Flash and the iPhone

I think that Apple made the right decision, as a company, to exclude Flash from the iPhone. And this is coming from someone who largely develops Flash websites for a living! But let me explain a bit more about my thoughts.

When we develop Flash websites, we typically fix our designs on a dimension that is intended to fit the sweet spot that the largest number of computer configurations, including the largest percentage of host operating systems, largest percentage of screen sizes, and largest percentage of Flash versions are comprised of. These are very much designs that are squarely aimed at “the average PC.” And why shouldn’t we? We want as many folks as possible to be able to enjoy a Needmore site.

When faced with a mobile device, with a dramatically different screen size and category of hardware, you just can’t possibly see the same thing. There aren’t enough pixels, and with many of our designs, every pixel really does count. You wouldn’t be able to read the text without a lot of pinching and zooming. No fun.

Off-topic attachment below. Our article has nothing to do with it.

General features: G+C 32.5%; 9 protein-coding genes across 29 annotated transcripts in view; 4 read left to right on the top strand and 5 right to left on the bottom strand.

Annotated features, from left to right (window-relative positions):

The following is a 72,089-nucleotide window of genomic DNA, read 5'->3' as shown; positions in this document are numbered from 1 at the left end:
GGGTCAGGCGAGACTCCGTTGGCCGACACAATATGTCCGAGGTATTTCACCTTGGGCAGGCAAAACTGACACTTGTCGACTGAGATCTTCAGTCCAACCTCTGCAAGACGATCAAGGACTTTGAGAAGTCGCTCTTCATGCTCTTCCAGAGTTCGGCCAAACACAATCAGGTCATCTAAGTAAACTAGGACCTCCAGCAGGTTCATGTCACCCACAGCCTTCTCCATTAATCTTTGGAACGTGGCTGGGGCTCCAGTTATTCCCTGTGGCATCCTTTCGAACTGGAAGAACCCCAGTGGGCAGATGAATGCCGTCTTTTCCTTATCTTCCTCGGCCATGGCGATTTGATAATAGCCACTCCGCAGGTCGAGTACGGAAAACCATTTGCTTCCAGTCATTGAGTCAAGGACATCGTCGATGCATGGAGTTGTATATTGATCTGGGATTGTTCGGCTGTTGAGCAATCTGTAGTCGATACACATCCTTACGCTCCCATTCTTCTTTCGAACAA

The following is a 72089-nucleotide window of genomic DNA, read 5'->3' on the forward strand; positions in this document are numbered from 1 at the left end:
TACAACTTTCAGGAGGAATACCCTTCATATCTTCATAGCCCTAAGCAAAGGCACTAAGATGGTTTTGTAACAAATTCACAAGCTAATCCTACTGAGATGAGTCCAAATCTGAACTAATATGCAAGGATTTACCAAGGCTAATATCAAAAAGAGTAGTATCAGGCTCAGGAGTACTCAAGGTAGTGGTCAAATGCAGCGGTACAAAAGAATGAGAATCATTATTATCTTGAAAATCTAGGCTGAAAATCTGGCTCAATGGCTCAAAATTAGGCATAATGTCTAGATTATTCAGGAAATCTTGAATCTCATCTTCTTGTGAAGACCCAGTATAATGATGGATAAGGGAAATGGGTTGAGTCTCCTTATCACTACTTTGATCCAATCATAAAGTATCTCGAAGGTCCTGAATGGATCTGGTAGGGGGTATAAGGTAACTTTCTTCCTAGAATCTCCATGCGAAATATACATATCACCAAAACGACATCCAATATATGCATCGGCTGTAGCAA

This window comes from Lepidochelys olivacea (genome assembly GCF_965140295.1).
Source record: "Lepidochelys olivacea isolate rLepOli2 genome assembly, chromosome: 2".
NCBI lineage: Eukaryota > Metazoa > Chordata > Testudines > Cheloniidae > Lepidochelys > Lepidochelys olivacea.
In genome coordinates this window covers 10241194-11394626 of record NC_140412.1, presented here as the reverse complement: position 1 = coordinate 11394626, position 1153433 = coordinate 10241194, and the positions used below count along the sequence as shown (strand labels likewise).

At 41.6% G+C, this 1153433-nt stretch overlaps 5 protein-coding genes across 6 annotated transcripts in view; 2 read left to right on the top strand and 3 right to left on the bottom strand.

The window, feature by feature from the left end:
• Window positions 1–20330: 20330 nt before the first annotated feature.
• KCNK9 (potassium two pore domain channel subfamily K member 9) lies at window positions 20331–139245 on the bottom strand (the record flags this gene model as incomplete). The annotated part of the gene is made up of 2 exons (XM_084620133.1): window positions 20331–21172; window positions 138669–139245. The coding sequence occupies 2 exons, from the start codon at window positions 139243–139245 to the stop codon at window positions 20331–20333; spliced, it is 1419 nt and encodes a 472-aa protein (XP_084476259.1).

This is precisely what the QuickTime video experience on the iPhone circumvents. The most popular use of Flash on the Internet is for video (YouTube alone probably seals the deal here), it is almost the “Microsoft of the in-browser video experience.” Would it really be in Apple’s best interest even to allow this to extend to the new category of mobile devices that they themselves are pioneering?

Apple aims for the high end, as a company. They have brought the best quality of all kinds of media to the largest number of people in the history of computing, between their QuickTime technologies, the iTunes Music Store, and their affiliations (via Steve Jobs) to the entertainment industry at large. They want this market. They have a rather convenient opportunity to exclude Adobe from the party, and perhaps they’re taking it.

Were Flash Lite to gain momentum, it might make Adobe the Microsoft of mobiles, and Flash Lite the new Windows. That also makes it obvious why Apple wants to choke Flash to death before it falls into position as the new lowest common denominator in proprietary platforms on a new crop of mobile devices.
Roughly Drafted